Let us not wallow in the valley of despair, I say to you today, my friends. And so even though we face the difficulties of today and tomorrow, I still have a dream. It is a dream deeply rooted in the American dream.
I have a dream that one day this nation will rise up and live out the true meaning of its creed: “We hold these truths to be self-evident, that all men are created equal.”
I have a dream that one day on the red hills of Georgia, the sons of former slaves and the sons of former slave owners will be able to sit down together at the table of brotherhood.
I have a dream that one day even the state of Mississippi, a state sweltering with the heat of injustice, sweltering with the heat of oppression, will be transformed into an oasis of freedom and justice.
I have a dream that my four little children will one day live in a nation where they will not be judged by the color of their skin but by the content of their character.
I have a dream today!
I have a dream that one day, down in Alabama, with its vicious racists, with its governor having his lips dripping with the words of “interposition” and “nullification” — one day right there in Alabama little black boys and black girls will be able to join hands with little white boys and white girls as sisters and brothers.
I have a dream today!
I have a dream that one day every valley shall be exalted, and every hill and mountain shall be made low, the rough places will be made plain, and the crooked places will be made straight; “and the glory of the Lord shall be revealed and all flesh shall see it together.”
This is our hope, and this is the faith that I go back to the South with.
With this faith, we will be able to hew out of the mountain of despair a stone of hope. With this faith, we will be able to transform the jangling discords of our nation into a beautiful symphony of brotherhood. With this faith, we will be able to work together, to pray together, to struggle together, to go to jail together, to stand up for freedom together, knowing that we will be free one day.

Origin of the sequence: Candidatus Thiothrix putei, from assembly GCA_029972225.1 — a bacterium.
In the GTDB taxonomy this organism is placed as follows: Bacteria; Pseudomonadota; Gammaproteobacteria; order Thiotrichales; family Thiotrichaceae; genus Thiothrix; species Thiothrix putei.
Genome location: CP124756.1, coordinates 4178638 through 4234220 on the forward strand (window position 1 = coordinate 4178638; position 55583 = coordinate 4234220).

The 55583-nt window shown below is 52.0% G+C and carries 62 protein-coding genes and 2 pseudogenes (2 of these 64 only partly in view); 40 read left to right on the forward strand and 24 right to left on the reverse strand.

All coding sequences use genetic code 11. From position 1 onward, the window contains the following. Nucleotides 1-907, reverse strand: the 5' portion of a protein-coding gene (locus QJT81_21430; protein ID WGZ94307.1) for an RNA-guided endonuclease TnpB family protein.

Posts tagged gifs.
May 25, 1977: Star Wars is released.
Before the release of his first Star Wars film, George Lucas was convinced that his genre-busting space opera epic would flop at the box office, so he made a bet with Steven Spielberg, whose science-fiction film Close Encounters of the Third Kind was also set to release that year. If Spielberg’s film made more money than his own, he would collect a percentage of whatever profit Close Encounters made, and vice versa. Spielberg’s sci-fi classic made an impressive $337 million by the end of its run, but Star Wars made nearly $800 million which, adjusted for inflation, makes it the third highest-grossing film of all time (it also spawned a franchise which, according to some estimates, has yielded a total revenue of $27 billion). Needless to say, Spielberg lost the battle of films but won the bet, and reportedly continues to benefit from that bet today.
Saul Bass: Film Title Sequences— It’s a Mad, Mad, Mad, Mad World, Anatomy of a Murder, Something Wild, North by Northwest, Edge of the City, Psycho, The Man With the Golden Arm, Goodfellas, Cowboy, Spartacus, Bunny Lake Is Missing, Vertigo
Martin Luther King, Jr.’s last speech, delivered the night before his death - April 3, 1968.
Victorian era women and flappers
President Eisenhower warns Americans of the dangers of the “military-industrial complex” in his farewell address - January 17, 1961.
Disarmament, with mutual honor and confidence, is a continuing imperative. Together we must learn how to compose differences, not with arms, but with intellect and decent purpose. Because this need is so sharp and apparent I confess that I lay down my official responsibilities in this field with a definite sense of disappointment. As one who has witnessed the horror and the lingering sadness of war – as one who knows that another war could utterly destroy this civilization which has been so slowly and painfully built over thousands of years – I wish I could say tonight that a lasting peace is in sight.